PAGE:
For more than 30 years that I knew him, he was Prof Mallar. Some referred to him by his initials – VSM. It didn’t occur to anyone to ask what his initials stood for. No one referred to him or called out to him as anything other than Prof Mallar. Last year someone posted on a Facebook page that one of his students may be related to him. He got wind of this and called me, out of the blue, to clarify to me that he was Varadaraja Shivaraya Mallar, he was from Cannanore and had no connections with South Canara or that student. I haven’t worked out yet why he called me. Of all his students, the QCs, the senior advocates, and other accomplished students, he chose me to be his spokesperson!
He called a few times thereafter to ask about how his students were doing and what they had been up to since graduating. He had been following the careers of many whose names were reported in the press and he was proud of their achievements, never expressing pride in being their teacher.
When I visited law school in 2014 with a work colleague, he called out to me by name and roll number and we spoke for the next two hours about incidents from the 1990s. He remembered everything – the debates he had with me, my project assignments and even an article that I had written in 1996 about the CAG becoming as powerful as the Election Commission and how my juvenile prediction had come true in the Supreme Court decision in the 2G telecom case. My colleague had heard of Prof Mallar and she was so chuffed to have met him. He was everything she had heard about him.
When we spoke in February he had plans to visit his daughter in London and he wanted to meet his students who lived and worked there. He insisted that he would be the host and his students shouldn’t have to pay to meet him.
Yesterday afternoon, he fell victim to Covid. I think of myself and almost everyone who knows me would agree that I am stoic but I cried and I am still crying while I write this. I have not cried for anyone, not in a very long time. Not when my grandmother died last year, not when my grandfather died in my arms, not even when my father died in 2013. I knew that they were dying. Prof Mallar’s death was a shock.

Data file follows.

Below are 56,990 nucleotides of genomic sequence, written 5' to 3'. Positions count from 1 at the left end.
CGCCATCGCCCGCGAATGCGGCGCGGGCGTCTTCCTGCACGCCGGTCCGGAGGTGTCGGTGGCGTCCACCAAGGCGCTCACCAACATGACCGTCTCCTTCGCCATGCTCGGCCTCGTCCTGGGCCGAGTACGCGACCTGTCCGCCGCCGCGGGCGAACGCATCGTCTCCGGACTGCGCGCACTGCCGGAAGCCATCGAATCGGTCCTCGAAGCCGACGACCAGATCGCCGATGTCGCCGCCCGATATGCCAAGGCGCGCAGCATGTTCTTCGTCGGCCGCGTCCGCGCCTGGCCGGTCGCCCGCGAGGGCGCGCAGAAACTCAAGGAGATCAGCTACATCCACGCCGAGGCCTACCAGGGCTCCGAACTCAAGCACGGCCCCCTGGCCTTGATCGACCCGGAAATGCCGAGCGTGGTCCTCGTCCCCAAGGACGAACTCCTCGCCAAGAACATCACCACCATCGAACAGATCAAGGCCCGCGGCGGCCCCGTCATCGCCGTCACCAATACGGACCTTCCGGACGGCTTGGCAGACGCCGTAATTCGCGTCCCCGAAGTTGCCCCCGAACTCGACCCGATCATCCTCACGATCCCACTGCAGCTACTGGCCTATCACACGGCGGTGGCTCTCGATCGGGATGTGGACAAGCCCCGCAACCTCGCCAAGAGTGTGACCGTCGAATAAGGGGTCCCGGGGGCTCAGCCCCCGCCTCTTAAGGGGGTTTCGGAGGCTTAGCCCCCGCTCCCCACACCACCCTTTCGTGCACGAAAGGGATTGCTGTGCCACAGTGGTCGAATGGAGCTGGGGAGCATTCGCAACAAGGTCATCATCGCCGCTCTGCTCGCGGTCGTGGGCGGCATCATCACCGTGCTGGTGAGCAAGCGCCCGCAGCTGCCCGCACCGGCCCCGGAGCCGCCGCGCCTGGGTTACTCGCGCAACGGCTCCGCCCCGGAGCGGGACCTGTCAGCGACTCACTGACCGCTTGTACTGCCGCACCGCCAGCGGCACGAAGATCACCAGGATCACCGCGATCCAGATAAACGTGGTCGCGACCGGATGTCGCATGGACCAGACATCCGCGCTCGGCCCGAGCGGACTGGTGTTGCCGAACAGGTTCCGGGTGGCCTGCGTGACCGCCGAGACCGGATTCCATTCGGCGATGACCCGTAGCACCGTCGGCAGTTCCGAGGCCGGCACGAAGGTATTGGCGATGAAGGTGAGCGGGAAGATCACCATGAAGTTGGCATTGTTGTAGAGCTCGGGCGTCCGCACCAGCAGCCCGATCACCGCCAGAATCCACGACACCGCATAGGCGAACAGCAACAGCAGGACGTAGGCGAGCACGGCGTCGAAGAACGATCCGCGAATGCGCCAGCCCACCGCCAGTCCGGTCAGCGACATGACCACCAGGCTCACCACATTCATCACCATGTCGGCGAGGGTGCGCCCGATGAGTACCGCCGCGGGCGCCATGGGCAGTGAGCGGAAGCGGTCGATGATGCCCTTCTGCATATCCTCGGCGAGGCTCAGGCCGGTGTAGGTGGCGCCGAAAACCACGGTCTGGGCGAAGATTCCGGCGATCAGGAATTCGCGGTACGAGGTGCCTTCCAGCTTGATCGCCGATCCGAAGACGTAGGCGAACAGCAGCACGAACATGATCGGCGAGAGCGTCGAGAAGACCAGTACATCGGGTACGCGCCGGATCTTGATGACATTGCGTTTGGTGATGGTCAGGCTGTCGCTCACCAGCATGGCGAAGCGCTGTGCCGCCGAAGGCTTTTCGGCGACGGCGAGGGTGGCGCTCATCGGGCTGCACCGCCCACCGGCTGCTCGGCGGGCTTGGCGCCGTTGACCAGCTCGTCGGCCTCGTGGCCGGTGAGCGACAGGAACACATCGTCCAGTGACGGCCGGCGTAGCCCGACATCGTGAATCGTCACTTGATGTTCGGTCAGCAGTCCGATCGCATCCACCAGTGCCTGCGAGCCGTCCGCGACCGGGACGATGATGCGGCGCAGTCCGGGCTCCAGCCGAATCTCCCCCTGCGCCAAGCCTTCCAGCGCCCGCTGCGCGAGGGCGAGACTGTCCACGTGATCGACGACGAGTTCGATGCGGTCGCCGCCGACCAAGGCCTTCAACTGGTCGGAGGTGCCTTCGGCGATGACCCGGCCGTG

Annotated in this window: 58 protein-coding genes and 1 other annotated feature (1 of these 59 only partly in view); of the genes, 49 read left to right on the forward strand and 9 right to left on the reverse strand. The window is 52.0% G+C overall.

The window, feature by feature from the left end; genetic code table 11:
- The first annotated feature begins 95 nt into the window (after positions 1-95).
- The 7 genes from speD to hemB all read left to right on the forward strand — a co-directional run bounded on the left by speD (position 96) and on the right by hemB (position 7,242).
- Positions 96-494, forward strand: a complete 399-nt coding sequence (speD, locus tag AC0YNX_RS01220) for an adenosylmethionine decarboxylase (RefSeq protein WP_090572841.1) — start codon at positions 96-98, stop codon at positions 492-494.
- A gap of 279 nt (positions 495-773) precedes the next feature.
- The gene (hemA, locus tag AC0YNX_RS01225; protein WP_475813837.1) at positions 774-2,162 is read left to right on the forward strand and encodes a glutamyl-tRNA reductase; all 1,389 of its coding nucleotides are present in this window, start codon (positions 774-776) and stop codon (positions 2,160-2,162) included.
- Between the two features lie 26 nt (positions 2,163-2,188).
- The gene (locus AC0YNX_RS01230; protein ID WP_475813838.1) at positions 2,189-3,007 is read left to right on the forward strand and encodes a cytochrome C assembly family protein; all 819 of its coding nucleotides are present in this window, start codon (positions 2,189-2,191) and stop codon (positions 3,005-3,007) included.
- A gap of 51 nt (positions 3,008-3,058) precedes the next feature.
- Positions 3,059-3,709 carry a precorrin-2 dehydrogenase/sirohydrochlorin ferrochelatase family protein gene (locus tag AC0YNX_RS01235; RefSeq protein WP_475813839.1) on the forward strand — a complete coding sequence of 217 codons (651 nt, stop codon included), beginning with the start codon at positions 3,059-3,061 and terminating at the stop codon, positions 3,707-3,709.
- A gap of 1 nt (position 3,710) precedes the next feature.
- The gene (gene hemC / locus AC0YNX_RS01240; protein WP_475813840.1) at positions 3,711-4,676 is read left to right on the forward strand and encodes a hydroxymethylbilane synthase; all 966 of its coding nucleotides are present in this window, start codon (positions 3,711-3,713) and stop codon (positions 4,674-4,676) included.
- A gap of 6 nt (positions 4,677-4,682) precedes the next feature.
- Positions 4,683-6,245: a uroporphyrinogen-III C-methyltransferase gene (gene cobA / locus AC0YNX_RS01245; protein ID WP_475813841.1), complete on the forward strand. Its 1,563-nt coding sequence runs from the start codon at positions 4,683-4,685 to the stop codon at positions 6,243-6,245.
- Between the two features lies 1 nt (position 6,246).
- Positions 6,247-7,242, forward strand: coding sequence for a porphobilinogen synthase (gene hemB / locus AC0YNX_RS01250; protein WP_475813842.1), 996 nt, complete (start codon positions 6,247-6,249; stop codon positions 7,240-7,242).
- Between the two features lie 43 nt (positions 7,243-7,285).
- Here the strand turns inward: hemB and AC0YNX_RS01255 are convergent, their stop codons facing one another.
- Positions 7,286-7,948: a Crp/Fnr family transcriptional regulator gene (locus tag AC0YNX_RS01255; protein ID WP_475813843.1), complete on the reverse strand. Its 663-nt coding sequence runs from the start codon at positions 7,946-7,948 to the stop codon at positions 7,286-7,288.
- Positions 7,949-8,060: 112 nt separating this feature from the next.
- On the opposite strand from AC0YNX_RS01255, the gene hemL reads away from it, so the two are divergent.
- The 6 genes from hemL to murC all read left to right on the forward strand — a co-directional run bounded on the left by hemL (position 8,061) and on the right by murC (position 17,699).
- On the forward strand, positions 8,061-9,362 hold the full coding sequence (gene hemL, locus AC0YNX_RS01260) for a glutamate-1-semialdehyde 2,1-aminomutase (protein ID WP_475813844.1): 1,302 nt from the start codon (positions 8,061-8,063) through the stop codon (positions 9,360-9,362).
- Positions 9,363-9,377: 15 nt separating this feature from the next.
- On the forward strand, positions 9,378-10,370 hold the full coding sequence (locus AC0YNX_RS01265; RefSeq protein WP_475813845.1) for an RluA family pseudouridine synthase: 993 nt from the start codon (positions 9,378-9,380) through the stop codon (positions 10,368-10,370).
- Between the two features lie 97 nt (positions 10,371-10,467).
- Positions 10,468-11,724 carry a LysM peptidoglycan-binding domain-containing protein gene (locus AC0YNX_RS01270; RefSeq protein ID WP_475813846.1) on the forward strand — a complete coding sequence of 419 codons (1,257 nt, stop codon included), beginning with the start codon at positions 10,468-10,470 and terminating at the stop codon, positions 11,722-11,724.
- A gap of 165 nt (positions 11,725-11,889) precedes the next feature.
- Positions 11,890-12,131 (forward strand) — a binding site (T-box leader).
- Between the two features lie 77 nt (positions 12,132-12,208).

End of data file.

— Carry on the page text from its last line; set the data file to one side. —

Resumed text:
Everyone who ever came in contact with Prof Mallar came away thinking of him as a kind, patient, gentle soul full of a cheer that was gregarious but solid and real. Everyone came away feeling better about any problem they took to him – even when they had failed in an exam and went to him to protest – he was head of the law school examination committee. No one ever heard him complain or sound frustrated. Not even when he taught us those difficult constitutional law cases where the Supreme Court, his sweetheart, mutilated his Bible, the Indian constitution. Such was his faith in the Supreme Court.
He would listen patiently to all the criticism from Prof Vijayakumar and Prof T. Devidas (those were the days when three professors would discuss constitutional law with the first and second-year class) about how the Constitution was being misused by those who were meant to be protecting it. It pained him, but his words, which every one of his students will remember were “Ultimately, you will find, the Supreme Court said, “Look here!”…”. He died yesterday afternoon, 24 April 2021, the 48th anniversary of the judgment of the Supreme Court in Kesavananda Bharati.
Prof Mallar was a legend and everyone who knew him will testify to that. He was always hopeful about the Supreme Court and the Constitution. With him dies all hope that I have for the Supreme Court and the Constitution.